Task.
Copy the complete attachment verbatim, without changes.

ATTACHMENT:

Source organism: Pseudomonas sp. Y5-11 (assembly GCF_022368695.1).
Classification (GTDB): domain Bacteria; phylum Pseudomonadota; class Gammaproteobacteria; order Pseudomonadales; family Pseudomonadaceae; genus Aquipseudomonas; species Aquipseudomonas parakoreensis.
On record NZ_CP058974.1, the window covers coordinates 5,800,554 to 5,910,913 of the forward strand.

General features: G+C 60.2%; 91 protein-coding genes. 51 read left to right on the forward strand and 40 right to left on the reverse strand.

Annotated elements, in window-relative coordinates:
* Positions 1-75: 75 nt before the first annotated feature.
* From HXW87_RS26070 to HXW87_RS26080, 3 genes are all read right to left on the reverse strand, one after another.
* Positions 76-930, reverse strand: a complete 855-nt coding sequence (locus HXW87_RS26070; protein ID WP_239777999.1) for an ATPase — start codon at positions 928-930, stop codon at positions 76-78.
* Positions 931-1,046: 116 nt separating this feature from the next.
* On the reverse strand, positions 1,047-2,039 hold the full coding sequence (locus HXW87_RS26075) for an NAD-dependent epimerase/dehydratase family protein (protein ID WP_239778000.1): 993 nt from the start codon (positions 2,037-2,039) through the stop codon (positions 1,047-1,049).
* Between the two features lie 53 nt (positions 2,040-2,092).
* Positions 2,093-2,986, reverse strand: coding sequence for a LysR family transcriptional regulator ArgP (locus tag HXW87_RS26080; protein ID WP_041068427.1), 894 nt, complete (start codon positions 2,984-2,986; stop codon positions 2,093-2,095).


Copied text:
Source organism: Pseudomonas sp. Y5-11 (assembly GCF_022368695.1).
Classification (GTDB): domain Bacteria; phylum Pseudomonadota; class Gammaproteobacteria; order Pseudomonadales; family Pseudomonadaceae; genus Aquipseudomonas; species Aquipseudomonas parakoreensis.
On record NZ_CP058974.1, the window covers coordinates 5,800,554 to 5,910,913 of the forward strand.

General features: G+C 60.2%; 91 protein-coding genes. 51 read left to right on the forward strand and 40 right to left on the reverse strand.

Annotated elements, in window-relative coordinates:
* Positions 1-75: 75 nt before the first annotated feature.
* From HXW87_RS26070 to HXW87_RS26080, 3 genes are all read right to left on the reverse strand, one after another.
* Positions 76-930, reverse strand: a complete 855-nt coding sequence (locus HXW87_RS26070; protein ID WP_239777999.1) for an ATPase — start codon at positions 928-930, stop codon at positions 76-78.
* Positions 931-1,046: 116 nt separating this feature from the next.
* On the reverse strand, positions 1,047-2,039 hold the full coding sequence (locus HXW87_RS26075) for an NAD-dependent epimerase/dehydratase family protein (protein ID WP_239778000.1): 993 nt from the start codon (positions 2,037-2,039) through the stop codon (positions 1,047-1,049).
* Between the two features lie 53 nt (positions 2,040-2,092).
* Positions 2,093-2,986, reverse strand: coding sequence for a LysR family transcriptional regulator ArgP (locus tag HXW87_RS26080; protein ID WP_041068427.1), 894 nt, complete (start codon positions 2,984-2,986; stop codon positions 2,093-2,095).